Down the rigging they leaped, and to the windlass brakes. Then as they felt the old emotion, that they were at every stroke of the brakes slowly parting their last hold on Yankee land, they broke forth in a chanting that made the sleepy crews of the numberless coasters turn out in quick time. " O, Riley, O," " Whiskey for my Johnny," and the loud toned " Storm along, my Rosa," woke the echoes far and near.

c. 1860-61, Clark sailed in a clipper ship from Bombay to NY.

When leaving Bombay:

The men sprung to duty; the anchor was lifted from its slimy bed, the men singing "Rolling River" and "Cheerily she goes;" the fluke of the anchor was out of water; the sails run up and sheeted home, and with a famous wind, the ship, with flying colors, left her berth.

Arriving NY:

The anchor came to the bow with the chanty of "Oh, Riley, Oh," and "Carry me Long," and the tug walked us toward the wharf at Brooklyn.


24 Apr 10 - 01:50 PM (#2893522)
Subject: RE: The Advent and Development of Chanties
From: Gibb Sahib

Lastly, from Clark, 2 more windlass chanties are mentioned:

In c.1865-1866, Clark was on the NASON, a fishing schooner (I assume?) out of Provincetown, sailing off the Grand Banks.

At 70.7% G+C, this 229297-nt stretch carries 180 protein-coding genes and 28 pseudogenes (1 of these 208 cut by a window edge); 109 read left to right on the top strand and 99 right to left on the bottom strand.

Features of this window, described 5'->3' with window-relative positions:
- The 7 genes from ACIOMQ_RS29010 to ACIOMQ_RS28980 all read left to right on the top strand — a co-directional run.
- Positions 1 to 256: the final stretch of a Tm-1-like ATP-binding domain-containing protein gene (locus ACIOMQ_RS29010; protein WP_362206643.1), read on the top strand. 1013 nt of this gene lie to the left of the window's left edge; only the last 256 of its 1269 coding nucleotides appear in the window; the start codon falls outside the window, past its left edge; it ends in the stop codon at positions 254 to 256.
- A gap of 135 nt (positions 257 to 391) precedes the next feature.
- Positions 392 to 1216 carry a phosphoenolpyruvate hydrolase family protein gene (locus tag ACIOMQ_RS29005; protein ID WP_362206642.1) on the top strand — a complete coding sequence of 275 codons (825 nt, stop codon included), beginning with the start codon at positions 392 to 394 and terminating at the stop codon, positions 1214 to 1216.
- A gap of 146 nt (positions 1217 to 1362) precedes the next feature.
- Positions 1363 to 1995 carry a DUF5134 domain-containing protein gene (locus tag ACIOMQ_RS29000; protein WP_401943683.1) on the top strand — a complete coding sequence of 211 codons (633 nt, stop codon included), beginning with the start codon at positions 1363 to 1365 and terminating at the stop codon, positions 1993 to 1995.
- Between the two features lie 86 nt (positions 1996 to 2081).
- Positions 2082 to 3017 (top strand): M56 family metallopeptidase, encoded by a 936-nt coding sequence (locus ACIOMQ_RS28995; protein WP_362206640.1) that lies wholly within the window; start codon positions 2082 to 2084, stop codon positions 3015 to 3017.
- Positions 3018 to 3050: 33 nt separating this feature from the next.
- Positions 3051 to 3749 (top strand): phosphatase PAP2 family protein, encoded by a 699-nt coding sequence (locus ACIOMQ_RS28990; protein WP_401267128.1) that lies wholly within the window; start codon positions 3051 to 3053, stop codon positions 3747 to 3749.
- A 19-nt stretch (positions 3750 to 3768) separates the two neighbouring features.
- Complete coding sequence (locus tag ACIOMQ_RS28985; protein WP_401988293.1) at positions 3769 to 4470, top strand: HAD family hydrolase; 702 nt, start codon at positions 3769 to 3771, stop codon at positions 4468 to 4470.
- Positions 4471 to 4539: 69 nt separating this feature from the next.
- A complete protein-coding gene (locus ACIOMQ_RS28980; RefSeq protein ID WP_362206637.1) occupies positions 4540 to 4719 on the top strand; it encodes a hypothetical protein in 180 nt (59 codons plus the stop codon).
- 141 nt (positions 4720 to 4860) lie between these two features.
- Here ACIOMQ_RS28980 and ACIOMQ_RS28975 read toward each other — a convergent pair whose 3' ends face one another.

"Every man sprang to duty. The cheerful chanty was roared out, and heard above the howl of the gale. The cable held very hard, and when it surged over, the windlass sent the men flying about the deck, as if a galvanic battery had been applied to their hands. The vessel's head was often buried in the solid seas, and the men, soaked and sweating, yelled out hoarsely, " Paddy on the Railway," and " We 're Homeward Bound," while they tugged at the brakes, and wound the long, hard cable in, inch by inch."

Note that he uses the word "chanty."

That word is used elsewhere in the text -- in other contexts.

Here he is referring to stevedores, in Zanzibar:

A chanty gang was engaged to hoist out the cargo, and one of them in trying to steal hard bread, finding the bull-dog upon him, jumped overboard and swam safely ashore.......
The chanty men wanted biscuit, and waited to receive them.


So, "chanty men" and "chanty gang" had become a general term for stevedores.

In c.1866, is is about to leave St. Jago, Cuba. He notes at one point,

The Cubans have no real, go-ahead enterprise. The whites never perform any labor, but leave it to the slaves and coolies who do it all.

He is to leave on a Yankee schooner...

...when the sugar began to roll in, the crew found I was at the head of the rope, and a "chanty man." We rolled the sugar upon the stages, over the bows, and at every hogshead I gave them a different song. We worked hard all day, and generally had time at night to go ashore.

Clark, aka "Yankee Ned," was very familiar with chanties, then, and even refers to himself indirectly as a "chanty man" -- in this case, meaning someone who can lead chanties. He does put the phrase in quotes here, suggesting that maybe (though he doesn't define it for the readers) wants to mark it off as a particular usage.